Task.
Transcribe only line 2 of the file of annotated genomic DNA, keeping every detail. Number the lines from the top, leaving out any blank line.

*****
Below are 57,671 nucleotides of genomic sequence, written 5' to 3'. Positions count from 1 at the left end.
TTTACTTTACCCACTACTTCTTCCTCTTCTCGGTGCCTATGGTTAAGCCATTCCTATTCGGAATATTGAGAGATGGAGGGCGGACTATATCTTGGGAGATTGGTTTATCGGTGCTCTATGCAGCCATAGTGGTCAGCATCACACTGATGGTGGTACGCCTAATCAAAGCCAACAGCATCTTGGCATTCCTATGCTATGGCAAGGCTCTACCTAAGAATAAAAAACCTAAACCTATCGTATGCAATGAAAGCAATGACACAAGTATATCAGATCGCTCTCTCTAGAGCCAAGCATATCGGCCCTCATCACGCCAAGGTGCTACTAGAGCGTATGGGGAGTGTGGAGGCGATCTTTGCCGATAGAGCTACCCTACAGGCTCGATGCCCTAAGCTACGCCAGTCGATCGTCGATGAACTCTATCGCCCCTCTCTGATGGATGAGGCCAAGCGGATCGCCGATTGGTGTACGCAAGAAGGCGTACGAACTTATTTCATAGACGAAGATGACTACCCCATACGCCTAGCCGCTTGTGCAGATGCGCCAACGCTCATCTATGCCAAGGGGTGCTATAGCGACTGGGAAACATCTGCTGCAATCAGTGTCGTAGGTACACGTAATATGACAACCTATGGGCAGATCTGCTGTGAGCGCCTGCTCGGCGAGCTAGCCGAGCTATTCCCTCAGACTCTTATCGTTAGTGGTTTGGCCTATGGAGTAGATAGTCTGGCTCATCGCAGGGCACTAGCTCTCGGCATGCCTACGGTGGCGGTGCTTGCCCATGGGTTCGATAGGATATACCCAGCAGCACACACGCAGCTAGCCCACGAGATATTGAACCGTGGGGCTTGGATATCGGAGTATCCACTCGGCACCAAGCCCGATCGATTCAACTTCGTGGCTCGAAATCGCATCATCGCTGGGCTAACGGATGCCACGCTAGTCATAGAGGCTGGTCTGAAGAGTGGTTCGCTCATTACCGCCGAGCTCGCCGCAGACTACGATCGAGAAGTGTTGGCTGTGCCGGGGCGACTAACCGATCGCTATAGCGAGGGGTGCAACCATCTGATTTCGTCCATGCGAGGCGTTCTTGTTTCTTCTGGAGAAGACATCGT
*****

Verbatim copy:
TTTACTTTACCCACTACTTCTTCCTCTTCTCGGTGCCTATGGTTAAGCCATTCCTATTCGGAATATTGAGAGATGGAGGGCGGACTATATCTTGGGAGATTGGTTTATCGGTGCTCTATGCAGCCATAGTGGTCAGCATCACACTGATGGTGGTACGCCTAATCAAAGCCAACAGCATCTTGGCATTCCTATGCTATGGCAAGGCTCTACCTAAGAATAAAAAACCTAAACCTATCGTATGCAATGAAAGCAATGACACAAGTATATCAGATCGCTCTCTCTAGAGCCAAGCATATCGGCCCTCATCACGCCAAGGTGCTACTAGAGCGTATGGGGAGTGTGGAGGCGATCTTTGCCGATAGAGCTACCCTACAGGCTCGATGCCCTAAGCTACGCCAGTCGATCGTCGATGAACTCTATCGCCCCTCTCTGATGGATGAGGCCAAGCGGATCGCCGATTGGTGTACGCAAGAAGGCGTACGAACTTATTTCATAGACGAAGATGACTACCCCATACGCCTAGCCGCTTGTGCAGATGCGCCAACGCTCATCTATGCCAAGGGGTGCTATAGCGACTGGGAAACATCTGCTGCAATCAGTGTCGTAGGTACACGTAATATGACAACCTATGGGCAGATCTGCTGTGAGCGCCTGCTCGGCGAGCTAGCCGAGCTATTCCCTCAGACTCTTATCGTTAGTGGTTTGGCCTATGGAGTAGATAGTCTGGCTCATCGCAGGGCACTAGCTCTCGGCATGCCTACGGTGGCGGTGCTTGCCCATGGGTTCGATAGGATATACCCAGCAGCACACACGCAGCTAGCCCACGAGATATTGAACCGTGGGGCTTGGATATCGGAGTATCCACTCGGCACCAAGCCCGATCGATTCAACTTCGTGGCTCGAAATCGCATCATCGCTGGGCTAACGGATGCCACGCTAGTCATAGAGGCTGGTCTGAAGAGTGGTTCGCTCATTACCGCCGAGCTCGCCGCAGACTACGATCGAGAAGTGTTGGCTGTGCCGGGGCGACTAACCGATCGCTATAGCGAGGGGTGCAACCATCTGATTTCGTCCATGCGAGGCGTTCTTGTTTCTTCTGGAGAAGACATCGT